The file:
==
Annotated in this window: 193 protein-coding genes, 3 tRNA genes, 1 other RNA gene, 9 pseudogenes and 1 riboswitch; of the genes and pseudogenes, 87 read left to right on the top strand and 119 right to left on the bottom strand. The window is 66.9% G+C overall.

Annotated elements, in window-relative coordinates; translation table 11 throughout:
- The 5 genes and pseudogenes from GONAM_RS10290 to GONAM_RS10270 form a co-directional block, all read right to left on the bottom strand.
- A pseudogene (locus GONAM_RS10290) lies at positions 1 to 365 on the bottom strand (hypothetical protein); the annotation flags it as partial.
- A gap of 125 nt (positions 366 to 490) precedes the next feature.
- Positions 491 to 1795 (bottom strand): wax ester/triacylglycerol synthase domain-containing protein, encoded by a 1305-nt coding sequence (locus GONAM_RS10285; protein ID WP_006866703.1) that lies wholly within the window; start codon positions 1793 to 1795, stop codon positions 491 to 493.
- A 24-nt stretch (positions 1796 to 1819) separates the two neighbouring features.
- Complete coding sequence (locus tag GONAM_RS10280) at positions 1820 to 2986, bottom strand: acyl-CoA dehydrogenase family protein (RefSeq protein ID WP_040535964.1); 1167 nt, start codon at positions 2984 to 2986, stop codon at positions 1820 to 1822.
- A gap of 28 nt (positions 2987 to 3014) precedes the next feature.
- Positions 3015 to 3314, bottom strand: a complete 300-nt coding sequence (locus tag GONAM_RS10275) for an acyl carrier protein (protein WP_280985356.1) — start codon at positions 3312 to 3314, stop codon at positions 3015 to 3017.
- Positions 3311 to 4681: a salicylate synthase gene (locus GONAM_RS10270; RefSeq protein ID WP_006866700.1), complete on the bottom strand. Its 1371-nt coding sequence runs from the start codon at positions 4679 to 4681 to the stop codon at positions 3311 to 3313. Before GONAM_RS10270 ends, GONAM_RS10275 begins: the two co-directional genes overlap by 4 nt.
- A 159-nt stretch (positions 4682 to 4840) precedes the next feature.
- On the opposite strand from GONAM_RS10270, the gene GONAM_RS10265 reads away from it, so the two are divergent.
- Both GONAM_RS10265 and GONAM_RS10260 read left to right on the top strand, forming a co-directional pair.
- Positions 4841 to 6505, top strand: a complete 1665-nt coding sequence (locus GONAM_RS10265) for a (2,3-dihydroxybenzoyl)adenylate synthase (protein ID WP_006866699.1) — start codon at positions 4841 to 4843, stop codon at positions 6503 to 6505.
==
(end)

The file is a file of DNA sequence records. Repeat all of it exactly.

Annotated in this window: 193 protein-coding genes, 3 tRNA genes, 1 other RNA gene, 9 pseudogenes and 1 riboswitch; of the genes and pseudogenes, 87 read left to right on the top strand and 119 right to left on the bottom strand. The window is 66.9% G+C overall.

Annotated elements, in window-relative coordinates; translation table 11 throughout:
- The 5 genes and pseudogenes from GONAM_RS10290 to GONAM_RS10270 form a co-directional block, all read right to left on the bottom strand.
- A pseudogene (locus GONAM_RS10290) lies at positions 1 to 365 on the bottom strand (hypothetical protein); the annotation flags it as partial.
- A gap of 125 nt (positions 366 to 490) precedes the next feature.
- Positions 491 to 1795 (bottom strand): wax ester/triacylglycerol synthase domain-containing protein, encoded by a 1305-nt coding sequence (locus GONAM_RS10285; protein ID WP_006866703.1) that lies wholly within the window; start codon positions 1793 to 1795, stop codon positions 491 to 493.
- A 24-nt stretch (positions 1796 to 1819) separates the two neighbouring features.
- Complete coding sequence (locus tag GONAM_RS10280) at positions 1820 to 2986, bottom strand: acyl-CoA dehydrogenase family protein (RefSeq protein ID WP_040535964.1); 1167 nt, start codon at positions 2984 to 2986, stop codon at positions 1820 to 1822.
- A gap of 28 nt (positions 2987 to 3014) precedes the next feature.
- Positions 3015 to 3314, bottom strand: a complete 300-nt coding sequence (locus tag GONAM_RS10275) for an acyl carrier protein (protein WP_280985356.1) — start codon at positions 3312 to 3314, stop codon at positions 3015 to 3017.
- Positions 3311 to 4681: a salicylate synthase gene (locus GONAM_RS10270; RefSeq protein ID WP_006866700.1), complete on the bottom strand. Its 1371-nt coding sequence runs from the start codon at positions 4679 to 4681 to the stop codon at positions 3311 to 3313. Before GONAM_RS10270 ends, GONAM_RS10275 begins: the two co-directional genes overlap by 4 nt.
- A 159-nt stretch (positions 4682 to 4840) precedes the next feature.
- On the opposite strand from GONAM_RS10270, the gene GONAM_RS10265 reads away from it, so the two are divergent.
- Both GONAM_RS10265 and GONAM_RS10260 read left to right on the top strand, forming a co-directional pair.
- Positions 4841 to 6505, top strand: a complete 1665-nt coding sequence (locus GONAM_RS10265) for a (2,3-dihydroxybenzoyl)adenylate synthase (protein ID WP_006866699.1) — start codon at positions 4841 to 4843, stop codon at positions 6503 to 6505.